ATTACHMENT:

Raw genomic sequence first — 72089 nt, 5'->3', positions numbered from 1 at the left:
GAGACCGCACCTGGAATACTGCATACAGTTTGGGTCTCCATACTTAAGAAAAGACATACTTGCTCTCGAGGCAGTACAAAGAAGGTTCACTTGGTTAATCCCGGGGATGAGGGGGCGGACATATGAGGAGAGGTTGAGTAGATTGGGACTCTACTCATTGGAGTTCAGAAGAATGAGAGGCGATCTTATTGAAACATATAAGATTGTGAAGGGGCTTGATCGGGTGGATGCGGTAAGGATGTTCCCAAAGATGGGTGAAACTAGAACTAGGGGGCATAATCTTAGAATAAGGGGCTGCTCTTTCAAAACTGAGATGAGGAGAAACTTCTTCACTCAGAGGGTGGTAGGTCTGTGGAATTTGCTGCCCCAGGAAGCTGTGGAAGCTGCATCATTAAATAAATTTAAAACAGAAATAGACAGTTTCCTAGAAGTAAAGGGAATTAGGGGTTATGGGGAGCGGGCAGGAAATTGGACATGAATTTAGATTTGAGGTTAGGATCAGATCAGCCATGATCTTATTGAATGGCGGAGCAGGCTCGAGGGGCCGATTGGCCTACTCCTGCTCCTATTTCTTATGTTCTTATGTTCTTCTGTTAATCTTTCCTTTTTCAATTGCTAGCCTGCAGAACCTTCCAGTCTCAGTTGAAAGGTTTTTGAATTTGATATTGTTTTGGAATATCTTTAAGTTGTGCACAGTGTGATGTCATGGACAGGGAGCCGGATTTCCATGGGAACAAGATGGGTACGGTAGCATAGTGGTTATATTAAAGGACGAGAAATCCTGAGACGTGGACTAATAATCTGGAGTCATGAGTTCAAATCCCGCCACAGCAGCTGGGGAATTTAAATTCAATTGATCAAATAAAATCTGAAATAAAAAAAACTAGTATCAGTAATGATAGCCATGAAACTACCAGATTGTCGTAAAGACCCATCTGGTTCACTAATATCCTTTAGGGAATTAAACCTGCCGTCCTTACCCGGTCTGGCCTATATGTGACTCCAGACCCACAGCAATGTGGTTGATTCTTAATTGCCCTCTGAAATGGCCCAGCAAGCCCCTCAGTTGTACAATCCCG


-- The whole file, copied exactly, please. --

Raw genomic sequence first — 72089 nt, 5'->3', positions numbered from 1 at the left:
GAGACCGCACCTGGAATACTGCATACAGTTTGGGTCTCCATACTTAAGAAAAGACATACTTGCTCTCGAGGCAGTACAAAGAAGGTTCACTTGGTTAATCCCGGGGATGAGGGGGCGGACATATGAGGAGAGGTTGAGTAGATTGGGACTCTACTCATTGGAGTTCAGAAGAATGAGAGGCGATCTTATTGAAACATATAAGATTGTGAAGGGGCTTGATCGGGTGGATGCGGTAAGGATGTTCCCAAAGATGGGTGAAACTAGAACTAGGGGGCATAATCTTAGAATAAGGGGCTGCTCTTTCAAAACTGAGATGAGGAGAAACTTCTTCACTCAGAGGGTGGTAGGTCTGTGGAATTTGCTGCCCCAGGAAGCTGTGGAAGCTGCATCATTAAATAAATTTAAAACAGAAATAGACAGTTTCCTAGAAGTAAAGGGAATTAGGGGTTATGGGGAGCGGGCAGGAAATTGGACATGAATTTAGATTTGAGGTTAGGATCAGATCAGCCATGATCTTATTGAATGGCGGAGCAGGCTCGAGGGGCCGATTGGCCTACTCCTGCTCCTATTTCTTATGTTCTTATGTTCTTCTGTTAATCTTTCCTTTTTCAATTGCTAGCCTGCAGAACCTTCCAGTCTCAGTTGAAAGGTTTTTGAATTTGATATTGTTTTGGAATATCTTTAAGTTGTGCACAGTGTGATGTCATGGACAGGGAGCCGGATTTCCATGGGAACAAGATGGGTACGGTAGCATAGTGGTTATATTAAAGGACGAGAAATCCTGAGACGTGGACTAATAATCTGGAGTCATGAGTTCAAATCCCGCCACAGCAGCTGGGGAATTTAAATTCAATTGATCAAATAAAATCTGAAATAAAAAAAACTAGTATCAGTAATGATAGCCATGAAACTACCAGATTGTCGTAAAGACCCATCTGGTTCACTAATATCCTTTAGGGAATTAAACCTGCCGTCCTTACCCGGTCTGGCCTATATGTGACTCCAGACCCACAGCAATGTGGTTGATTCTTAATTGCCCTCTGAAATGGCCCAGCAAGCCCCTCAGTTGTACAATCCCG